The Job Juggle: Analyzing the Rise of Polywork
- Human Resources
6 min. Read
Last Updated: 02/07/2023
Table of Contents
- Nearly half of Americans plan to work multiple jobs for more than three years.
- Respondents working just one job are 44% more likely than those working multiple jobs to feel productive.
- Over half of hiring managers view a candidate with multiple jobs as a red flag.
The Age of Overemployment
Time is money, and keen workers are capitalizing on every second. While some struggle to balance even just one full-time job with the rest of their obligations, others are juggling multiple jobs — a lifestyle called “polyworking.”
Paychex surveyed over 1,000 Americans, both polyworkers and people holding just one job, to learn more about the increasing interest in taking on multiple part-time jobs. We then analyzed who had the highest interest in the polywork lifestyle by location and industry.
Why are people becoming polyworkers, and how long do they plan to do it? How are they different from other employees? Whether you have one or multiple jobs, read on to find out what the rest of America is doing to make a living.
Popularity of Polywork
Since 2019, online search volumes about polywork (and related terms like “gig work” and “side hustle”) have risen. We found that residents of certain states are more curious about the concept than others.
Residents of coastal cities, many of which are also the most expensive cities in the US, appear much more likely to be interested in polywork than residents of cities in the middle of the country. While Denver is a notable exception, six of the top 10 cities with the highest volume of polywork-related internet searches are on the coast. Boston and New York City led the pack in the east, while San Francisco, San Diego, San Jose, and Los Angeles generated the most searches out west.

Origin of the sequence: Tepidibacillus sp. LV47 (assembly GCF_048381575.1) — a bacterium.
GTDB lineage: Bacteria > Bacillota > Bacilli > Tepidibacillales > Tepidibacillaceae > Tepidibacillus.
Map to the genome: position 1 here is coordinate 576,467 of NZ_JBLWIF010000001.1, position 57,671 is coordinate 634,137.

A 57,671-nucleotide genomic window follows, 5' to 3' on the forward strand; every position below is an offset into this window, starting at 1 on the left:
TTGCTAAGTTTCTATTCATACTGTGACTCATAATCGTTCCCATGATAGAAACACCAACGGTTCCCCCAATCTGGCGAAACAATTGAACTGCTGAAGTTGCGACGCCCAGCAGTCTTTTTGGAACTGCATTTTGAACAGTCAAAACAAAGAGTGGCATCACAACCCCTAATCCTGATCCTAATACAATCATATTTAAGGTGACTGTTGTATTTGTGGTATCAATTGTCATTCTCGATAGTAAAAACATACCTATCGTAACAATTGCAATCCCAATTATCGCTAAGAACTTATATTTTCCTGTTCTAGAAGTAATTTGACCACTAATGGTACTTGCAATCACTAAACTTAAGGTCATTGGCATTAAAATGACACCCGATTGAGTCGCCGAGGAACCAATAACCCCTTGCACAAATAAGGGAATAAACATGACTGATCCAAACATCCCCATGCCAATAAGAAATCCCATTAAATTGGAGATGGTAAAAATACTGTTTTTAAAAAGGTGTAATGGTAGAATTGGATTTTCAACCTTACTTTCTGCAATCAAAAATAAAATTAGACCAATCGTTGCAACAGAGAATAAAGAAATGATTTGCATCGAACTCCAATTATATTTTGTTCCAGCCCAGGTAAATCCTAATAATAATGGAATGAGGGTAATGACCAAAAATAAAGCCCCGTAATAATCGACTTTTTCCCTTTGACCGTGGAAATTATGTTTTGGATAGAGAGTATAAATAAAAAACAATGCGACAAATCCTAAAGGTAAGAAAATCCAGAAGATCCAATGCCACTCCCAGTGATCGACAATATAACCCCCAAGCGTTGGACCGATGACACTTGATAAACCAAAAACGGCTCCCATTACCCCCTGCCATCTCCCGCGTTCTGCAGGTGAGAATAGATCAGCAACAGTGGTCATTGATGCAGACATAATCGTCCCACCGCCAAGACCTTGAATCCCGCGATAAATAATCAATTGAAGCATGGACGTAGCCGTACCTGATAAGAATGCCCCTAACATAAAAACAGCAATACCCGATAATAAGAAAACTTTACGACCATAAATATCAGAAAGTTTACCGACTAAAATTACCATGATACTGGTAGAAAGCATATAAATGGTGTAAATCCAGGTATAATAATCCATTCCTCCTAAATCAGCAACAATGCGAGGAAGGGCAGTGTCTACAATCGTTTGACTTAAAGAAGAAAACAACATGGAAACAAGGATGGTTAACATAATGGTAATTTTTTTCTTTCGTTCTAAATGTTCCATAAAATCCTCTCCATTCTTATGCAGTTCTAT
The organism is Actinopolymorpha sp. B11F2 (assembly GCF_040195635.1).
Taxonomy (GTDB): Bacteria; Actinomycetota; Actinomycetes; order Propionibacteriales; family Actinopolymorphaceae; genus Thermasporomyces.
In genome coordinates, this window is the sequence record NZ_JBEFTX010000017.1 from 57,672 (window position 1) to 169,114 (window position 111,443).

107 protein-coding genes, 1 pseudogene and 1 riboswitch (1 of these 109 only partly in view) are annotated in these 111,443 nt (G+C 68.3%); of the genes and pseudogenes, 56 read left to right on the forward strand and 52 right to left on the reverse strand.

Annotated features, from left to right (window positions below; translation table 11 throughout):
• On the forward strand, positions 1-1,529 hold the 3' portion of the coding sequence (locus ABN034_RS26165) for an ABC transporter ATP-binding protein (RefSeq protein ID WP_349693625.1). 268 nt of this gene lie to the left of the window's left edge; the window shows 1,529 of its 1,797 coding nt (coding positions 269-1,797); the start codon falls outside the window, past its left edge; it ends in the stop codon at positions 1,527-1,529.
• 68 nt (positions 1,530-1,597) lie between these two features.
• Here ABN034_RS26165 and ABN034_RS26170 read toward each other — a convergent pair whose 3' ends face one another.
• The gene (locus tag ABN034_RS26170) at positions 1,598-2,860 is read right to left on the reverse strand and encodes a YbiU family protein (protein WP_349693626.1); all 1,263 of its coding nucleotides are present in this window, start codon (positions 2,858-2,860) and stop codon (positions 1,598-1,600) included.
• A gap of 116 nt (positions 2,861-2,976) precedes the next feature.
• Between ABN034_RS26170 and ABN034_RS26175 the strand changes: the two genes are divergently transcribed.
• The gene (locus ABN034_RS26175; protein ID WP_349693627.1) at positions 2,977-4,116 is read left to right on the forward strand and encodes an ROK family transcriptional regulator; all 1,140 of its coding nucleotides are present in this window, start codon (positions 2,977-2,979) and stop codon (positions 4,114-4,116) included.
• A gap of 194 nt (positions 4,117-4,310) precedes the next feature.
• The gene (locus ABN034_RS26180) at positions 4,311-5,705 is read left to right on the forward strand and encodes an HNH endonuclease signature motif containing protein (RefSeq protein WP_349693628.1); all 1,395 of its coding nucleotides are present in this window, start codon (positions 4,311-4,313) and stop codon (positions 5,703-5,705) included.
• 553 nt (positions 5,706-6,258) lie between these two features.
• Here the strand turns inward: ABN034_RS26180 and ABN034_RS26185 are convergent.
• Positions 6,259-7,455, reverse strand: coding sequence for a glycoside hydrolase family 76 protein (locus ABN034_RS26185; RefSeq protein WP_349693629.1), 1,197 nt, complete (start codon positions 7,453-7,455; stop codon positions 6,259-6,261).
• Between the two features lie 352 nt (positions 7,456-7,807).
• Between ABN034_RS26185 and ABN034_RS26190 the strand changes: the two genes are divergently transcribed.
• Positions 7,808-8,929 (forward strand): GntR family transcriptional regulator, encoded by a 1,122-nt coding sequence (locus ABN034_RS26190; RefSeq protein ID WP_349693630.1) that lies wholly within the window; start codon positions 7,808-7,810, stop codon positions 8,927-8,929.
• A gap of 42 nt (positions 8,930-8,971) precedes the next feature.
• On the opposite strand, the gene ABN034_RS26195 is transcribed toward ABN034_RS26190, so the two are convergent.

From a state-by-state point of view, New York, New Jersey, California, Utah, and Connecticut residents are the most interested in polywork. On the other hand, New Mexico, Florida, Virginia, West Virginia, and Wyoming residents don’t care nearly as much.
Either way, there were over 70 million freelancers in the U.S. as of 2022, which is 20% higher than the 2021 headcount. The number of people looking to transition to a multi-job lifestyle could easily keep rising through 2023 and beyond, especially in these places where people seem most keen on researching polywork.
We surveyed 1,000 people about their work habits, including the number of jobs they currently hold. We asked polyworkers about their job levels, work locations, and ideal scenarios for working more than one job.
We found that 40% of respondents hold two jobs, while just under one-third juggle up to three or more. Gen Zers are more likely to polywork than other generations, with nearly half of them saying they’re currently employed at two or three places.